Review: ‘Excalibur’ #20 Presents The Sorrowful Tale Of A Ghostly Mutant
by Scott Redmond
Light and introspective character moments surround a deeper look at the nature of forgiveness and redemption as well as posing questions about the overall foundations of the Krakoan nation. This is all presented in a moody and energetic style as the art team continues to go above and beyond to nail every single visual aspect that brings this story to life.
At this point, it would be quite a task to find any significant mutant character at Marvel (those that have had at least a few impactful / important appearances) that has not had their origin story told in some capacity. Enter the Excalibur creative team who managed not only to find such a character, but tell a story mixing an origin with redemption that also takes time to poke some holes in the overall methods of the Krakoan society. Quite a heavy order for just one issue, but they pulled it off.
The ghostly body inhabiting ‘villain’ Malice has appeared off and on since being created by Chris Claremont and John Romita Jr. in the late ’80s. Yet, the former Marauder did not even have a known real name or backstory before the events of this issue.
Tini Howard creates a simple but relatable origin moment for Malice, real name Alice McMasters, which ties together with the continued message of redemption and moving beyond one’s past that has permeated this title and the line overall since the big relaunch. A number of the X-books, this one included, have been focused on some really long-form storytelling, but this issue, while touching on some of the previous plots, shows a way that even with that, a book can still do something semi-stand alone.
One thing that Howard excels at with her writing is making every issue feel bigger than its actual page count. Within just this issue there is the aforementioned origin story, some pages catching up on the recent events of the book, quite a number of smaller character moments, and numerous battles both in the real world and within the psychic realm. Not once though does it feel too much or feel like it is dragging in any way.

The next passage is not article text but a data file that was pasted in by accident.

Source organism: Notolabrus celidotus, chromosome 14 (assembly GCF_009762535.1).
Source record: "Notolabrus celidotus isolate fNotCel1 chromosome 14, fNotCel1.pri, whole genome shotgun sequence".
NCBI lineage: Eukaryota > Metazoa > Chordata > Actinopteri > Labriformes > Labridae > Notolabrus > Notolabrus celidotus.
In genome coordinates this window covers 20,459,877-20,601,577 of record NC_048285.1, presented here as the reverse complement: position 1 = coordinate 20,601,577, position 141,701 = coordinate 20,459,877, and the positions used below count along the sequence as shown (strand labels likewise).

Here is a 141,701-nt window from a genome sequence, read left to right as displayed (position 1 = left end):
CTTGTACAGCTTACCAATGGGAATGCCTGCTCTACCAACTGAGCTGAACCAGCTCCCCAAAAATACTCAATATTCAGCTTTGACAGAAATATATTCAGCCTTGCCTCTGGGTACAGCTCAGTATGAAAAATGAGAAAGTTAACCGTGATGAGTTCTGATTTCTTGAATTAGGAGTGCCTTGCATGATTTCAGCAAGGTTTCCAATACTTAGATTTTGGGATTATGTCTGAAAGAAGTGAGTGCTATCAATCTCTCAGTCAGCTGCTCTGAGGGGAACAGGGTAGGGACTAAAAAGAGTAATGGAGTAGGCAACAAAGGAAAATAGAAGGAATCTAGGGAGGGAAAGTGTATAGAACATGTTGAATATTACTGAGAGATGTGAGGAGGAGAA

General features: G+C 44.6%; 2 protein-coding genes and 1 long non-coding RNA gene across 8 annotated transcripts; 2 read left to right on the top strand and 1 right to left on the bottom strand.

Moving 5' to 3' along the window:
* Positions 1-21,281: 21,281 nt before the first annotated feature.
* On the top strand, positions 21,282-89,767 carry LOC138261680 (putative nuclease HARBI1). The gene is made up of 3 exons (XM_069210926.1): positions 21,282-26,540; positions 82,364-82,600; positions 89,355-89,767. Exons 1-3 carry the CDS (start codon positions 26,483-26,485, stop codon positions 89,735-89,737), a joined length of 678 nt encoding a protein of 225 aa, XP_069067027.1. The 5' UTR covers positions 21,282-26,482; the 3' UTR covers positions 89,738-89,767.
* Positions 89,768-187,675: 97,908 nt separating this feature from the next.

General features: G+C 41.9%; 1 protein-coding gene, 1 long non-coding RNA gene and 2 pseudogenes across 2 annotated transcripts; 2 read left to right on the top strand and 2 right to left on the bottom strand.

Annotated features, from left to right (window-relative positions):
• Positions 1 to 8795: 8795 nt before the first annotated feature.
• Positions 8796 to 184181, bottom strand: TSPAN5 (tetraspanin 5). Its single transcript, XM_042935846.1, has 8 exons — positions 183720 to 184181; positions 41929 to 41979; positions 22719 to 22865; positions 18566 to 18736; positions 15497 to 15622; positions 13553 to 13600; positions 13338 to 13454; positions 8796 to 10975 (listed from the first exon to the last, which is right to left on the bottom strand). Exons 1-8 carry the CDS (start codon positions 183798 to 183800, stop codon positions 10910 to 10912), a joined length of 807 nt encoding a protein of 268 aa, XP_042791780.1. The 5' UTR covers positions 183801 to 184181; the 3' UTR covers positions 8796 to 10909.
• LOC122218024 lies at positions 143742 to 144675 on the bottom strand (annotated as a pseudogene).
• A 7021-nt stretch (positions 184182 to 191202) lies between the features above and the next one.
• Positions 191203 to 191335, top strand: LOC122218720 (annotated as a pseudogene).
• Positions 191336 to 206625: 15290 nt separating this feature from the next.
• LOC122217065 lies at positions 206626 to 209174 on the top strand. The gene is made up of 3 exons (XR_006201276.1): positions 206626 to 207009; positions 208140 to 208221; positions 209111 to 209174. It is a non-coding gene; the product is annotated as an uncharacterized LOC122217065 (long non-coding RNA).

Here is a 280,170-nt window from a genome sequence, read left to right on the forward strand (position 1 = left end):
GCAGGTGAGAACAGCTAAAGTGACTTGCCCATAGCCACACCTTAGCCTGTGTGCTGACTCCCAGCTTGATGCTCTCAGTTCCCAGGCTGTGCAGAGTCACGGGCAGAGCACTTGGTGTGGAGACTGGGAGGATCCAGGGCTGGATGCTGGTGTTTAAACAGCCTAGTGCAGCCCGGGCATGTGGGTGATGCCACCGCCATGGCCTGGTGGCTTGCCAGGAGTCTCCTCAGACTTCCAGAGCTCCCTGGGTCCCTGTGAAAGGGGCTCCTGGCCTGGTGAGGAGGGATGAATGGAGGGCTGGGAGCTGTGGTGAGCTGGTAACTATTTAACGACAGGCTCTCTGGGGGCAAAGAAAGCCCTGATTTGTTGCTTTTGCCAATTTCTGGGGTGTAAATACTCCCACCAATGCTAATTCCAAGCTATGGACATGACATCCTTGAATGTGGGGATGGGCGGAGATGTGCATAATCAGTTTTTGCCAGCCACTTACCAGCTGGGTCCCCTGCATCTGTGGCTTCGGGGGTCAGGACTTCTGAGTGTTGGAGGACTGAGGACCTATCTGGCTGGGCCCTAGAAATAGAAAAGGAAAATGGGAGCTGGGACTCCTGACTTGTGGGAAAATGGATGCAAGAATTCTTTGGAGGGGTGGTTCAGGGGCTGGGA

Malice’s new backstory adds more dimensions to her past villainous behaviors beyond just being a villain for villain’s sake, though her actions were still terrible and breached all realms of consent. Not all mutant powers emerge in a way that is beneficial to the holder and not all got to be at Xavier’s school or other associations that kept many mutants on a brighter path. It’s fitting that Betsy and Kwannon, who have dealt with their own heavy past baggage as of late, are the ones fighting to give Malice a second actual chance at life on Krakoa.
Marcus To, Erick Arciniega, and Ariana Maher continue to be a solid team as they once more dance between the variety of settings required of this story with seamless ease. There is a palatable moodiness that radiates in each panel depending upon the colors that Arciniega chooses to highlight moments. The visualization of the use of psychic powers is always so wonderfully done and is by far some of the best that we have seen over the years. Definitely near the top of the list. Greatly helped by the well-placed and well-chosen lettering sfx from Maher that bring new dimensions to the different way that Captain Britain, Psylocke, and Emma Frost all use their abilities.
Mutant kind gained the ability to build their own society and culture after the events of House of X/Powers of X and with that change came their own rules and laws. Charles Xavier’s insistence that they do not have prisons on the island, because of how abusive & unjust the prison system is around the world, led to another alternative being created. Those that break the laws are instead cast into the pits within Krakoa, forced to be awake and aware, but unable to move or act for potentially eternity.
If that sounds just as cruel as prison or even crueler, this is a thought that is shared by some characters in this issue as they discuss the fate that should befall Malice. Howard, like other writers in some other X-Books, has not shied away from having characters questioning the way things are happening on Krakoa. Well-rounded writing within a world like this comes with not being afraid to have those in the world poke at the pillars of that world. Mutants are the protagonists of these books, but that does not mean that the ways they are going about building their society are not without fault.
Whether or not this issue and others actually get dealt with in the future, after the upcoming Hellfire Gala plot which is brought up a bit here, will be the real test. It’s one thing to question them and bring them up, but if they are not dealt with in some way in the future it makes the point moot.
Excalibur #20 is now on sale from Marvel Comics in print and digitally.